Multidetector computed tomography versus platelet/spleen diameter ratio as methods for the detection of gastroesophageal varices
Background All patients with liver cirrhosis should undergo screening endoscopy, but there are limitations and this approach places a heavy burden upon endoscopy units. The aim of this study was to compare multidetector computed tomography (MDCT) and the platelet/spleen diameter ratio as non-invasive methods for the detection of gastroesophageal varices.
Methods The study included 38 cirrhotics who underwent upper gastrointestinal (GI) endoscopy and MDCT within one month. Two radiologists reviewed the scans, in order to determine the presence and the size of varices. Blood tests and measurement of the spleen maximum diameter were also carried out and the platelet/spleen diameter ratio was calculated. Endoscopy was considered the gold standard and the results of the two methods were compared to it.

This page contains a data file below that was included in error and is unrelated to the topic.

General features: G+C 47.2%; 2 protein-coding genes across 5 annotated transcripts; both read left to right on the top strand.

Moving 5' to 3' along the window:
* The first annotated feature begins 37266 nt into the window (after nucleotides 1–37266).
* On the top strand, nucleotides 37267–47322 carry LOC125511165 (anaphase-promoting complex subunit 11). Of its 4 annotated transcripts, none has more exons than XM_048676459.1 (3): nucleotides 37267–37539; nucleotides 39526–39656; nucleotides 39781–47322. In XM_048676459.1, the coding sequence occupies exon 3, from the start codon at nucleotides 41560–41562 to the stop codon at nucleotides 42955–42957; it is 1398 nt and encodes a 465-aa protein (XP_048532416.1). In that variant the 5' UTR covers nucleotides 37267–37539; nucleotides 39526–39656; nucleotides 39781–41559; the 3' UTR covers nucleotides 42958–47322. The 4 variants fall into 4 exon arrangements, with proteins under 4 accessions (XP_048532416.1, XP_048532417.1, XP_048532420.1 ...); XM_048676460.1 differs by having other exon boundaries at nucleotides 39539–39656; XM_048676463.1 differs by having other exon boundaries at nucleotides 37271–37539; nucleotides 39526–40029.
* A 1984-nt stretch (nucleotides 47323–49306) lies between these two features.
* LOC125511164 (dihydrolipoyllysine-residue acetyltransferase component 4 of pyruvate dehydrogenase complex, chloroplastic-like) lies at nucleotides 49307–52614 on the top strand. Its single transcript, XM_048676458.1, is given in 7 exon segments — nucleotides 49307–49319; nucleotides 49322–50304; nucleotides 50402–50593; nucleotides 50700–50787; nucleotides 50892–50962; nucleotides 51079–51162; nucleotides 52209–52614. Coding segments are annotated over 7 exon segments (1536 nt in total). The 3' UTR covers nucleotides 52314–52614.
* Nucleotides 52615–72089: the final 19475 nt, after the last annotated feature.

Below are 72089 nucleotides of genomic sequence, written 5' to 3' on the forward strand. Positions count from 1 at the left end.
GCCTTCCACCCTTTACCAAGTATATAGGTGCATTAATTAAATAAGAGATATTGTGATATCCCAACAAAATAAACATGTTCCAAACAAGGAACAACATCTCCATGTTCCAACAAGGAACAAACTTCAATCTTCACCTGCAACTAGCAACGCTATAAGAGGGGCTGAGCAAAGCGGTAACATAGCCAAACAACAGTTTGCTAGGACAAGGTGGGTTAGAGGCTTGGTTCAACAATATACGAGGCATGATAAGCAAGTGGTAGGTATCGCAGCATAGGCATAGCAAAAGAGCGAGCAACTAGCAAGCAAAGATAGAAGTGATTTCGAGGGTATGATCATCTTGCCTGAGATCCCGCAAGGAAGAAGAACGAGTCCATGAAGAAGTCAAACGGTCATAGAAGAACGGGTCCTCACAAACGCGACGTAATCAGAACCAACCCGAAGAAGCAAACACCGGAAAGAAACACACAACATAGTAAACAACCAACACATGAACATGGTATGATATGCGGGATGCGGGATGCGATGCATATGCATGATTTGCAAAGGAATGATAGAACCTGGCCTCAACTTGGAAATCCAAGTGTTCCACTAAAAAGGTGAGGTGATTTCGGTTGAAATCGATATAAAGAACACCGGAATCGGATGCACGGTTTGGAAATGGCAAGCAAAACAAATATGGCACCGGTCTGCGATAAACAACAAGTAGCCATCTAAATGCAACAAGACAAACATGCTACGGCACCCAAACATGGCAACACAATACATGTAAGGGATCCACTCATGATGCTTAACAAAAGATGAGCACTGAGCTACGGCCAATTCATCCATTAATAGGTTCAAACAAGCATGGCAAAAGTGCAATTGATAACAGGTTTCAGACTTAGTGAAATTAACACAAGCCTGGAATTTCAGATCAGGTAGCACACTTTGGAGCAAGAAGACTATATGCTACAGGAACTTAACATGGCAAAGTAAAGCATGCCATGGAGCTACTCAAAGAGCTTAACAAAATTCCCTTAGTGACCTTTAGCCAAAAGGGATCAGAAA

Results Varices were detected by upper GI endoscopy in 24 of 38 patients. The mean sensitivity and specificity of MDCT for the two observers was 86.1% and 57.1% respectively. In patients with large varices (>5 mm), the sensitivity was 100% (4/4). Using 909 as a cut-off value of the platelet/spleen diameter ratio this method yielded a sensitivity of 56.5% and a specifi city of 35.7%. The difference in sensitivity and specifi city between the two methods was statistically signifi cant P<0.05.
Conclusion MDCT was accurate for the detection of gastroesophageal varices, especially those with clinically significant size (>5 mm), and superior to platelet/spleen diameter ratio. MDCT could replace, in selected patients, upper GI endoscopy as a method for detecting gastroesophageal varices in cirrhotic patients.
Keywords Varices, multidetector computed tomography, platelet/spleen ratio, endoscopy
Ann Gastroenterol 2016; 29 (1): 71-78